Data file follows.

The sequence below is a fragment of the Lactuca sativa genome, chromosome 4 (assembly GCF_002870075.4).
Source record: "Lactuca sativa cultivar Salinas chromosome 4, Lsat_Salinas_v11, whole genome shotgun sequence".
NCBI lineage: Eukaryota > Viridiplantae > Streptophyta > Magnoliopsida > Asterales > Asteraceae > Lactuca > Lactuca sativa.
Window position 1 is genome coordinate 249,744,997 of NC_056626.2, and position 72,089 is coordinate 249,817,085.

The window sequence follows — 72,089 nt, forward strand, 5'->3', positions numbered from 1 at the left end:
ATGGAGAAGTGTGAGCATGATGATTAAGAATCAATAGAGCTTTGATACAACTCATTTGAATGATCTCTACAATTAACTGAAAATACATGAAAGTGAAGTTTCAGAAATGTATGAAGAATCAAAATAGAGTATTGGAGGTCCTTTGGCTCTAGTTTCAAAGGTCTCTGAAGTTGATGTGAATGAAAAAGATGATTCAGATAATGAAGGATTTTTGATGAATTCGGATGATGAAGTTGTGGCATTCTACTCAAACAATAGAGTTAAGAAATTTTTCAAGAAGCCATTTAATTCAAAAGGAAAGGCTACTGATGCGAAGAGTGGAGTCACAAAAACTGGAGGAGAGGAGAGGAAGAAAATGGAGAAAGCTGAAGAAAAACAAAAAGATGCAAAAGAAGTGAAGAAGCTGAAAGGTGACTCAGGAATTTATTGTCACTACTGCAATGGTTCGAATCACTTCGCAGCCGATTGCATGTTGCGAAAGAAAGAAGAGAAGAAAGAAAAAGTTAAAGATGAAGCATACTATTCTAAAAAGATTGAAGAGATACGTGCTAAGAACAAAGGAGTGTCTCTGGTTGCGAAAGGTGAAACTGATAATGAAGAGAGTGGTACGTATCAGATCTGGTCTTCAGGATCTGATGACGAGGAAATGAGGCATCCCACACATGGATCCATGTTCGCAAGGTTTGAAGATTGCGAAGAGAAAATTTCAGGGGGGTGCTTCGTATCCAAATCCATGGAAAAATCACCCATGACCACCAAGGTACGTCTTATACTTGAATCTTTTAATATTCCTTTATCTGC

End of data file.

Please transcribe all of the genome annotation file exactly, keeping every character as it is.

The sequence below is a fragment of the Lactuca sativa genome, chromosome 4 (assembly GCF_002870075.4).
Source record: "Lactuca sativa cultivar Salinas chromosome 4, Lsat_Salinas_v11, whole genome shotgun sequence".
NCBI lineage: Eukaryota > Viridiplantae > Streptophyta > Magnoliopsida > Asterales > Asteraceae > Lactuca > Lactuca sativa.
Window position 1 is genome coordinate 249,744,997 of NC_056626.2, and position 72,089 is coordinate 249,817,085.

The window sequence follows — 72,089 nt, forward strand, 5'->3', positions numbered from 1 at the left end:
ATGGAGAAGTGTGAGCATGATGATTAAGAATCAATAGAGCTTTGATACAACTCATTTGAATGATCTCTACAATTAACTGAAAATACATGAAAGTGAAGTTTCAGAAATGTATGAAGAATCAAAATAGAGTATTGGAGGTCCTTTGGCTCTAGTTTCAAAGGTCTCTGAAGTTGATGTGAATGAAAAAGATGATTCAGATAATGAAGGATTTTTGATGAATTCGGATGATGAAGTTGTGGCATTCTACTCAAACAATAGAGTTAAGAAATTTTTCAAGAAGCCATTTAATTCAAAAGGAAAGGCTACTGATGCGAAGAGTGGAGTCACAAAAACTGGAGGAGAGGAGAGGAAGAAAATGGAGAAAGCTGAAGAAAAACAAAAAGATGCAAAAGAAGTGAAGAAGCTGAAAGGTGACTCAGGAATTTATTGTCACTACTGCAATGGTTCGAATCACTTCGCAGCCGATTGCATGTTGCGAAAGAAAGAAGAGAAGAAAGAAAAAGTTAAAGATGAAGCATACTATTCTAAAAAGATTGAAGAGATACGTGCTAAGAACAAAGGAGTGTCTCTGGTTGCGAAAGGTGAAACTGATAATGAAGAGAGTGGTACGTATCAGATCTGGTCTTCAGGATCTGATGACGAGGAAATGAGGCATCCCACACATGGATCCATGTTCGCAAGGTTTGAAGATTGCGAAGAGAAAATTTCAGGGGGGTGCTTCGTATCCAAATCCATGGAAAAATCACCCATGACCACCAAGGTACGTCTTATACTTGAATCTTTTAATATTCCTTTATCTGC